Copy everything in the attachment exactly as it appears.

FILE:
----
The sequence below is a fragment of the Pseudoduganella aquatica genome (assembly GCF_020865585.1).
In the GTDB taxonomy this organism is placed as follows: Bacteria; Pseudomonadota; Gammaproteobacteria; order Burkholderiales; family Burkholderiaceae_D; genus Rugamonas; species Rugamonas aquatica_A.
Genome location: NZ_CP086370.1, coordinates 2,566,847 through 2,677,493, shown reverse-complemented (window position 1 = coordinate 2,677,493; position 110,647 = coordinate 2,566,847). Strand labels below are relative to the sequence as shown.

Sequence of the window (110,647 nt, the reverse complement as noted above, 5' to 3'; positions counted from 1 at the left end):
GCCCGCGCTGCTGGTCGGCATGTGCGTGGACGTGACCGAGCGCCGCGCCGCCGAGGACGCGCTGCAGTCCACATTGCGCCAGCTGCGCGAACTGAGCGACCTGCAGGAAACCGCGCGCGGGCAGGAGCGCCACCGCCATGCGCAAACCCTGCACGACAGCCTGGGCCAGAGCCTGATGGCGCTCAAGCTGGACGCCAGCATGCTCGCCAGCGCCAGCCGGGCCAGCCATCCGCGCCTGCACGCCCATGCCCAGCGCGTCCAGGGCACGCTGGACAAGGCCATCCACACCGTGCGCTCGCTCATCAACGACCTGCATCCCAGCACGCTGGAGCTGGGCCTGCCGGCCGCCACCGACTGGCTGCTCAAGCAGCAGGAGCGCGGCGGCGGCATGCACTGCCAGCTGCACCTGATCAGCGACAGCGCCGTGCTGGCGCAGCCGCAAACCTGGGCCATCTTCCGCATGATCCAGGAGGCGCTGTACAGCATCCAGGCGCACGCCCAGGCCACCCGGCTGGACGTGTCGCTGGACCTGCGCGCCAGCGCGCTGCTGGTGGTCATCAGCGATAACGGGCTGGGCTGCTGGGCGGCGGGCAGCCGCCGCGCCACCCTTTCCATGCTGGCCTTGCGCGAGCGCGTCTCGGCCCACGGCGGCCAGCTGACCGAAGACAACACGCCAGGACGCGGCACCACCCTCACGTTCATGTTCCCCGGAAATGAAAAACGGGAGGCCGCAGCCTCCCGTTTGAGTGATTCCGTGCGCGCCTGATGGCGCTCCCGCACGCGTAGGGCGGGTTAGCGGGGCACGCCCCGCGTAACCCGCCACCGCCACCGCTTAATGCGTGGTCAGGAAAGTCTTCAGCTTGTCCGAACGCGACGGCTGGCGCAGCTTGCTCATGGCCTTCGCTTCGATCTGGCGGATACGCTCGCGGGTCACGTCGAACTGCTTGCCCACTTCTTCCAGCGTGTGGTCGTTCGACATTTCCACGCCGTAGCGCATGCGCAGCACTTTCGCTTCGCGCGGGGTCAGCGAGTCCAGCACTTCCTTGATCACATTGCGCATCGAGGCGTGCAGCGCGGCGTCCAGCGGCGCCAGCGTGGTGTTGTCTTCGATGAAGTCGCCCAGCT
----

The sequence below is a fragment of the Pseudoduganella aquatica genome (assembly GCF_020865585.1).
In the GTDB taxonomy this organism is placed as follows: Bacteria; Pseudomonadota; Gammaproteobacteria; order Burkholderiales; family Burkholderiaceae_D; genus Rugamonas; species Rugamonas aquatica_A.
Genome location: NZ_CP086370.1, coordinates 2,566,847 through 2,677,493, shown reverse-complemented (window position 1 = coordinate 2,677,493; position 110,647 = coordinate 2,566,847). Strand labels below are relative to the sequence as shown.

Sequence of the window (110,647 nt, the reverse complement as noted above, 5' to 3'; positions counted from 1 at the left end):
GCCCGCGCTGCTGGTCGGCATGTGCGTGGACGTGACCGAGCGCCGCGCCGCCGAGGACGCGCTGCAGTCCACATTGCGCCAGCTGCGCGAACTGAGCGACCTGCAGGAAACCGCGCGCGGGCAGGAGCGCCACCGCCATGCGCAAACCCTGCACGACAGCCTGGGCCAGAGCCTGATGGCGCTCAAGCTGGACGCCAGCATGCTCGCCAGCGCCAGCCGGGCCAGCCATCCGCGCCTGCACGCCCATGCCCAGCGCGTCCAGGGCACGCTGGACAAGGCCATCCACACCGTGCGCTCGCTCATCAACGACCTGCATCCCAGCACGCTGGAGCTGGGCCTGCCGGCCGCCACCGACTGGCTGCTCAAGCAGCAGGAGCGCGGCGGCGGCATGCACTGCCAGCTGCACCTGATCAGCGACAGCGCCGTGCTGGCGCAGCCGCAAACCTGGGCCATCTTCCGCATGATCCAGGAGGCGCTGTACAGCATCCAGGCGCACGCCCAGGCCACCCGGCTGGACGTGTCGCTGGACCTGCGCGCCAGCGCGCTGCTGGTGGTCATCAGCGATAACGGGCTGGGCTGCTGGGCGGCGGGCAGCCGCCGCGCCACCCTTTCCATGCTGGCCTTGCGCGAGCGCGTCTCGGCCCACGGCGGCCAGCTGACCGAAGACAACACGCCAGGACGCGGCACCACCCTCACGTTCATGTTCCCCGGAAATGAAAAACGGGAGGCCGCAGCCTCCCGTTTGAGTGATTCCGTGCGCGCCTGATGGCGCTCCCGCACGCGTAGGGCGGGTTAGCGGGGCACGCCCCGCGTAACCCGCCACCGCCACCGCTTAATGCGTGGTCAGGAAAGTCTTCAGCTTGTCCGAACGCGACGGCTGGCGCAGCTTGCTCATGGCCTTCGCTTCGATCTGGCGGATACGCTCGCGGGTCACGTCGAACTGCTTGCCCACTTCTTCCAGCGTGTGGTCGTTCGACATTTCCACGCCGTAGCGCATGCGCAGCACTTTCGCTTCGCGCGGGGTCAGCGAGTCCAGCACTTCCTTGATCACATTGCGCATCGAGGCGTGCAGCGCGGCGTCCAGCGGCGCCAGCGTGGTGTTGTCTTCGATGAAGTCGCCCAGCT